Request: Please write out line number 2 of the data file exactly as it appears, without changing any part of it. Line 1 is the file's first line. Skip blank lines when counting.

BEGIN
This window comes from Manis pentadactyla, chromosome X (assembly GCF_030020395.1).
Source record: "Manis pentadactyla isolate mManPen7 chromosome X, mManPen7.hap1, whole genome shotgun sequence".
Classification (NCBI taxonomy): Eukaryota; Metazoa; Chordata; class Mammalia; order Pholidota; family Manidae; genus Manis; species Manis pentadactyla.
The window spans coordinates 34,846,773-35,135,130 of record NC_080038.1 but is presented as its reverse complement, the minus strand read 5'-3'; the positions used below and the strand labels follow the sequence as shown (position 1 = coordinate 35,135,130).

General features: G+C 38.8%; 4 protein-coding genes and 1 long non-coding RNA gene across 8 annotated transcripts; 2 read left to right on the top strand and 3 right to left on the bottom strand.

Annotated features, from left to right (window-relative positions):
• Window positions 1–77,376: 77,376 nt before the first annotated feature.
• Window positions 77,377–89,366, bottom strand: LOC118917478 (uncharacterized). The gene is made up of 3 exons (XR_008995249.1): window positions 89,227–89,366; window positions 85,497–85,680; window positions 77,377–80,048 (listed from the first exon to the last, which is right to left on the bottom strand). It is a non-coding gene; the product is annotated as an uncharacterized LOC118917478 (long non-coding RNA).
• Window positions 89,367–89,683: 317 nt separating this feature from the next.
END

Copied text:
Source record: "Manis pentadactyla isolate mManPen7 chromosome X, mManPen7.hap1, whole genome shotgun sequence".